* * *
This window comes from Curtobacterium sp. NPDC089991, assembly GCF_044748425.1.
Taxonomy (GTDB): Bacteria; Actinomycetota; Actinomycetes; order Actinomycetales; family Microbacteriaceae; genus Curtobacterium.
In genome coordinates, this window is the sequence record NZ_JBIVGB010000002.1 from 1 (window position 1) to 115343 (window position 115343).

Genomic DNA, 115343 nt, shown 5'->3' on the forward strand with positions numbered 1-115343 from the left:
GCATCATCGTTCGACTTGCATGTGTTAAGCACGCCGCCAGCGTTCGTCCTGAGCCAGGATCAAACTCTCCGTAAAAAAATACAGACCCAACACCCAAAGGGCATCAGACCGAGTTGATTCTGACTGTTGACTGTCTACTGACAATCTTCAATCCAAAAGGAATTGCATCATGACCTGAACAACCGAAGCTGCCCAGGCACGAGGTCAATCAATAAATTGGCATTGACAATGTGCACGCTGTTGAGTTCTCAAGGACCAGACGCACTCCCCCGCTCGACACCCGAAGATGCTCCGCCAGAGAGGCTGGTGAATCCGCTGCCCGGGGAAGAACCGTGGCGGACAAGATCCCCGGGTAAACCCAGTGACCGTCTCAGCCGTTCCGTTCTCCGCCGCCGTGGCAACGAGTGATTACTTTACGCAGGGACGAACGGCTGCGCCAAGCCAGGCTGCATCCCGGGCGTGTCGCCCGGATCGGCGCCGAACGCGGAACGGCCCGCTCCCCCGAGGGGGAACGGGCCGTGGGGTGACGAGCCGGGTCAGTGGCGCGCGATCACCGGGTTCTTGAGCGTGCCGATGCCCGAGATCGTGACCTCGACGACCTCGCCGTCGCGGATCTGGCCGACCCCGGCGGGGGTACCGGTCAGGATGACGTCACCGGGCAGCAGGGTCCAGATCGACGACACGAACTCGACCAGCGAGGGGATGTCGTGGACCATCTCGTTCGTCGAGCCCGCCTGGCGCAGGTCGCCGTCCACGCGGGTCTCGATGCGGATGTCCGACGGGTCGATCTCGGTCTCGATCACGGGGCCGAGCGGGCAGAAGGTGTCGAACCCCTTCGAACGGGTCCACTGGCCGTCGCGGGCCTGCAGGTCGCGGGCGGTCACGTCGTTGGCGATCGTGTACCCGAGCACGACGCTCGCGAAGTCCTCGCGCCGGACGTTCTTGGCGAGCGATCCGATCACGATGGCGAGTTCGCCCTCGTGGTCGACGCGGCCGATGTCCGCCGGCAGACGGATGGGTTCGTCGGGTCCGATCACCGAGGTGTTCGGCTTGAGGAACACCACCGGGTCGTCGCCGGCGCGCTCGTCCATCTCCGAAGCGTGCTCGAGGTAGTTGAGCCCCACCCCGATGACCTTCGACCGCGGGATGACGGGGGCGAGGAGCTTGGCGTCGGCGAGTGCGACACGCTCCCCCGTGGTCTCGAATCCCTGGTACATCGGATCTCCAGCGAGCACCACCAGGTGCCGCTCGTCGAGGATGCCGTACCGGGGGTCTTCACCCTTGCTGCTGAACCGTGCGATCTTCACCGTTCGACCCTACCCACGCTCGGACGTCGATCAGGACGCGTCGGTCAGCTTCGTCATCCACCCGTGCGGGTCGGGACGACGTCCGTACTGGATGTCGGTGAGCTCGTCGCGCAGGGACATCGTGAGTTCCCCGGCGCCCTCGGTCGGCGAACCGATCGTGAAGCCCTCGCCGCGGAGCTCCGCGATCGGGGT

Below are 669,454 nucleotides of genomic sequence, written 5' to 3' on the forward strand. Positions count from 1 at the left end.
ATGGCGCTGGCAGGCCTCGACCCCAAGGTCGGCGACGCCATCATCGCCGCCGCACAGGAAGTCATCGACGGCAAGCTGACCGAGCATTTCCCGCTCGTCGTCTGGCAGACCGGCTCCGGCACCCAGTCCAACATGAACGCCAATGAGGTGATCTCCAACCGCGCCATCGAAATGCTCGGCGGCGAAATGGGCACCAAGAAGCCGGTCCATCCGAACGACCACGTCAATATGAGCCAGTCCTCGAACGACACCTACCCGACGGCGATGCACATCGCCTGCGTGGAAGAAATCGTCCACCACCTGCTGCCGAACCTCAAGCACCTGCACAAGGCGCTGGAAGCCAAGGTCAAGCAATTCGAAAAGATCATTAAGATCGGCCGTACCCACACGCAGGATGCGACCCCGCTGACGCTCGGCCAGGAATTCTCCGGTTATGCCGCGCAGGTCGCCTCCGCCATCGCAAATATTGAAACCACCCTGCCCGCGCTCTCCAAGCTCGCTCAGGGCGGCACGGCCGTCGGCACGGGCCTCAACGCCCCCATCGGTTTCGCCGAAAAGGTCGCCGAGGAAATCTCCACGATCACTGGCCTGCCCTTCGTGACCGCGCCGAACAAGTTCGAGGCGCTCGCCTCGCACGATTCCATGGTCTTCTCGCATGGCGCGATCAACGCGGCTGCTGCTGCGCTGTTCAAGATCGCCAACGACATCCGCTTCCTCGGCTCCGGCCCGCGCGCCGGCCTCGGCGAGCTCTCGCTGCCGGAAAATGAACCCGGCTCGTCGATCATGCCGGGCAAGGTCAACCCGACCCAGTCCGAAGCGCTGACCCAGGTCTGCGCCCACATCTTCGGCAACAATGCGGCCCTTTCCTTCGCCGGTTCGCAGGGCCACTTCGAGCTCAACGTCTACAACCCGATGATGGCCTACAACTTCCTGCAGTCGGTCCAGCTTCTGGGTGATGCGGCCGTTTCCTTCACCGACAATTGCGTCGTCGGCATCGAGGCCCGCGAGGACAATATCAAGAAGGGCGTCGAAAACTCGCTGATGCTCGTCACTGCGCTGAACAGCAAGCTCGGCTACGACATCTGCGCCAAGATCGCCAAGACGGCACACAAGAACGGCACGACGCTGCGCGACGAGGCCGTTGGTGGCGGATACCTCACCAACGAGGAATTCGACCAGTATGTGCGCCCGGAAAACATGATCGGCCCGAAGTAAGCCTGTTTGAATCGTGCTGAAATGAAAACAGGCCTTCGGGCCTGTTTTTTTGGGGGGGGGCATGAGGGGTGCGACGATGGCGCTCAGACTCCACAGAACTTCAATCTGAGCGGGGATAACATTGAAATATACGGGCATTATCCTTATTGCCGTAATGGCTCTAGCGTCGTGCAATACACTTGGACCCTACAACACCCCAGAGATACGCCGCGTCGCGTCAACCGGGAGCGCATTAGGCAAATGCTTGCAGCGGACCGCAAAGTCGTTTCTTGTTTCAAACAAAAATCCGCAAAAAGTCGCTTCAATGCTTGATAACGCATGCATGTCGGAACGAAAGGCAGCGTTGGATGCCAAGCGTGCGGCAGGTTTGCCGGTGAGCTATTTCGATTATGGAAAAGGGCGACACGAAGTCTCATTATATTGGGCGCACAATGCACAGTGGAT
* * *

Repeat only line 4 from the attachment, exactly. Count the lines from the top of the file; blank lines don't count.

Genomic DNA, 115343 nt, shown 5'->3' on the forward strand with positions numbered 1-115343 from the left: